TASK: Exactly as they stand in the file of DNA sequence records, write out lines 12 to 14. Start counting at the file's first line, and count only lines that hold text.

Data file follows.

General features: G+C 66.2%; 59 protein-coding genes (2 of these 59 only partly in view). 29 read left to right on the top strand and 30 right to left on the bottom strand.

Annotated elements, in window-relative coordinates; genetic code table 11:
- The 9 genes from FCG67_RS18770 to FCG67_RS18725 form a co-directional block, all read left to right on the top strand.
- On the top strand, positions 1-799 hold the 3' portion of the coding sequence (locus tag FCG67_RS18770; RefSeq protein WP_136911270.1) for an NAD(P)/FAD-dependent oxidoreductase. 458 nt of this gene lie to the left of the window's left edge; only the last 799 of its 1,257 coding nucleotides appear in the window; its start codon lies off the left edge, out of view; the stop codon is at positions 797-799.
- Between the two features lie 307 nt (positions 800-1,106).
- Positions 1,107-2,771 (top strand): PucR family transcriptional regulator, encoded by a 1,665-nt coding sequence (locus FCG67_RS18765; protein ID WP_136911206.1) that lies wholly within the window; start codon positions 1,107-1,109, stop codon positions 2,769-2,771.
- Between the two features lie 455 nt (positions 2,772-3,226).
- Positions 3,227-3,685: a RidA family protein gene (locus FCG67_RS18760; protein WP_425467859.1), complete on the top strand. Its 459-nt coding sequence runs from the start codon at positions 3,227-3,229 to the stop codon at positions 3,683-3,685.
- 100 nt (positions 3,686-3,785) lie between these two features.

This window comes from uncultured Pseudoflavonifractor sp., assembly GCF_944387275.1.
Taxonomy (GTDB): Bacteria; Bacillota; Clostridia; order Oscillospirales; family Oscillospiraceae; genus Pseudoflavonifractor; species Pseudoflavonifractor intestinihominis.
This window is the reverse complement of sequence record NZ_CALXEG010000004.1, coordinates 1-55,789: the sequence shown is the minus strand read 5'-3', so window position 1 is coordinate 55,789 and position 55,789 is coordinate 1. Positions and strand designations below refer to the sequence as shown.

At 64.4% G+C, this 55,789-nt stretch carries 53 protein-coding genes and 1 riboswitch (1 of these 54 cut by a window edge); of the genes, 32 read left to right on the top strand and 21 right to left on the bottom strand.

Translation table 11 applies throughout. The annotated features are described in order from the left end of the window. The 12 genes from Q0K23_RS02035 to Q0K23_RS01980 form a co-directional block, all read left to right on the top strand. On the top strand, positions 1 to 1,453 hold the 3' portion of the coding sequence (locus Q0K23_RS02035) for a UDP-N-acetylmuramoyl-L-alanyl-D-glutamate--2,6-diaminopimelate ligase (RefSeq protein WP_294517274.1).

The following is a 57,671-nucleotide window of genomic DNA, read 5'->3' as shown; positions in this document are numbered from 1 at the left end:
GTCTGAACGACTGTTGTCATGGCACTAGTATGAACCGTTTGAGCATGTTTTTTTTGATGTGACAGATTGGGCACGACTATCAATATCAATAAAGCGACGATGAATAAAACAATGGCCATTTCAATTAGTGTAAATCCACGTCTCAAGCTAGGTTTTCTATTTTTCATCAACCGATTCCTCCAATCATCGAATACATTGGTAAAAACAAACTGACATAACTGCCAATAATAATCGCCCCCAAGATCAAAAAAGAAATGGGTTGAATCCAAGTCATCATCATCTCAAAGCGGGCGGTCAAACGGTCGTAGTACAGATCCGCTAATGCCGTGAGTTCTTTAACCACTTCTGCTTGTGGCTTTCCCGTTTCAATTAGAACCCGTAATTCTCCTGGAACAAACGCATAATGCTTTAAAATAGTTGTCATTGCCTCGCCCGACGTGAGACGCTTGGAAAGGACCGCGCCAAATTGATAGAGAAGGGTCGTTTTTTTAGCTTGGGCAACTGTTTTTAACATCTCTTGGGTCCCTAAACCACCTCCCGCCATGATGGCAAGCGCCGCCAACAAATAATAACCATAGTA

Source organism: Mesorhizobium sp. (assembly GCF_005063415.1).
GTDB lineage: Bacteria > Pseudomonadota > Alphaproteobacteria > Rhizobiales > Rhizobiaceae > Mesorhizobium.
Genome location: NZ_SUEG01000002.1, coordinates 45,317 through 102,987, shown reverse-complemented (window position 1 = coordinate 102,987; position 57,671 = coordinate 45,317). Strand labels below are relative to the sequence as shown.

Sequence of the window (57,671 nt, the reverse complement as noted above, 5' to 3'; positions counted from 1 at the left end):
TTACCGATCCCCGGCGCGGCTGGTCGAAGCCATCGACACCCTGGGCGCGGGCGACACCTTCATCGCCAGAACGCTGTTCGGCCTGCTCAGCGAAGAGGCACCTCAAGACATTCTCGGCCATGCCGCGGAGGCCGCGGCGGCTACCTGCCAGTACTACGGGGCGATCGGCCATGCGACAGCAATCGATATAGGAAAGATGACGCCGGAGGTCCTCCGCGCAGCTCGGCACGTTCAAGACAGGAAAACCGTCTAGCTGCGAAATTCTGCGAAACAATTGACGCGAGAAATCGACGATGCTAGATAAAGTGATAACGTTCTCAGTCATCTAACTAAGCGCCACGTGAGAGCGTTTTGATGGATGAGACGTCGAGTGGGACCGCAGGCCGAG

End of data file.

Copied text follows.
This window is the reverse complement of sequence record NZ_CALXEG010000004.1, coordinates 1-55,789: the sequence shown is the minus strand read 5'-3', so window position 1 is coordinate 55,789 and position 55,789 is coordinate 1. Positions and strand designations below refer to the sequence as shown.

At 64.4% G+C, this 55,789-nt stretch carries 53 protein-coding genes and 1 riboswitch (1 of these 54 cut by a window edge); of the genes, 32 read left to right on the top strand and 21 right to left on the bottom strand.

Translation table 11 applies throughout. The annotated features are described in order from the left end of the window. The 12 genes from Q0K23_RS02035 to Q0K23_RS01980 form a co-directional block, all read left to right on the top strand. On the top strand, positions 1 to 1,453 hold the 3' portion of the coding sequence (locus Q0K23_RS02035) for a UDP-N-acetylmuramoyl-L-alanyl-D-glutamate--2,6-diaminopimelate ligase (RefSeq protein WP_294517274.1).